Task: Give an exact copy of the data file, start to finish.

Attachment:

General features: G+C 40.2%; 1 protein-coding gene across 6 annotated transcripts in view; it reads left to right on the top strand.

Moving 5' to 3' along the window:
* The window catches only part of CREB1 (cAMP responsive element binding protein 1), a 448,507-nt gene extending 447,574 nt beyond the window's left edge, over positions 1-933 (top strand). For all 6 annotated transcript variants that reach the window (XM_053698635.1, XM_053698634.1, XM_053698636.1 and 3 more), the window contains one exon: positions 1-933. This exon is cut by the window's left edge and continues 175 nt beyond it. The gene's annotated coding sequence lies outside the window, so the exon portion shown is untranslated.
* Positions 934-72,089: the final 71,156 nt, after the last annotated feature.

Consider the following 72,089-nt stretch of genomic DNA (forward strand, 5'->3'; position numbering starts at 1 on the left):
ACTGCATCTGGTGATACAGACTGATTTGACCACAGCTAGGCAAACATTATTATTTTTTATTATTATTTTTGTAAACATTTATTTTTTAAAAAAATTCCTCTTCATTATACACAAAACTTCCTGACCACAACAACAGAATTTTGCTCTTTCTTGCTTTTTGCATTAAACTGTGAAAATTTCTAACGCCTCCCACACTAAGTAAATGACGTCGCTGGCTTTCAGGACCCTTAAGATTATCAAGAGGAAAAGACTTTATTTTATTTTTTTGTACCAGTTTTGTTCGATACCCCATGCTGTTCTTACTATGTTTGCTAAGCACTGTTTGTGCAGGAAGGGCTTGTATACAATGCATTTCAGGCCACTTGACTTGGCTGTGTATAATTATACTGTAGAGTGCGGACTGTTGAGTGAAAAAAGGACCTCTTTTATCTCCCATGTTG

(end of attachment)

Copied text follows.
General features: G+C 40.2%; 1 protein-coding gene across 6 annotated transcripts in view; it reads left to right on the top strand.

Moving 5' to 3' along the window:
* The window catches only part of CREB1 (cAMP responsive element binding protein 1), a 448,507-nt gene extending 447,574 nt beyond the window's left edge, over positions 1-933 (top strand). For all 6 annotated transcript variants that reach the window (XM_053698635.1, XM_053698634.1, XM_053698636.1 and 3 more), the window contains one exon: positions 1-933. This exon is cut by the window's left edge and continues 175 nt beyond it. The gene's annotated coding sequence lies outside the window, so the exon portion shown is untranslated.
* Positions 934-72,089: the final 71,156 nt, after the last annotated feature.

Consider the following 72,089-nt stretch of genomic DNA (forward strand, 5'->3'; position numbering starts at 1 on the left):
ACTGCATCTGGTGATACAGACTGATTTGACCACAGCTAGGCAAACATTATTATTTTTTATTATTATTTTTGTAAACATTTATTTTTTAAAAAAATTCCTCTTCATTATACACAAAACTTCCTGACCACAACAACAGAATTTTGCTCTTTCTTGCTTTTTGCATTAAACTGTGAAAATTTCTAACGCCTCCCACACTAAGTAAATGACGTCGCTGGCTTTCAGGACCCTTAAGATTATCAAGAGGAAAAGACTTTATTTTATTTTTTTGTACCAGTTTTGTTCGATACCCCATGCTGTTCTTACTATGTTTGCTAAGCACTGTTTGTGCAGGAAGGGCTTGTATACAATGCATTTCAGGCCACTTGACTTGGCTGTGTATAATTATACTGTAGAGTGCGGACTGTTGAGTGAAAAAAGGACCTCTTTTATCTCCCATGTTG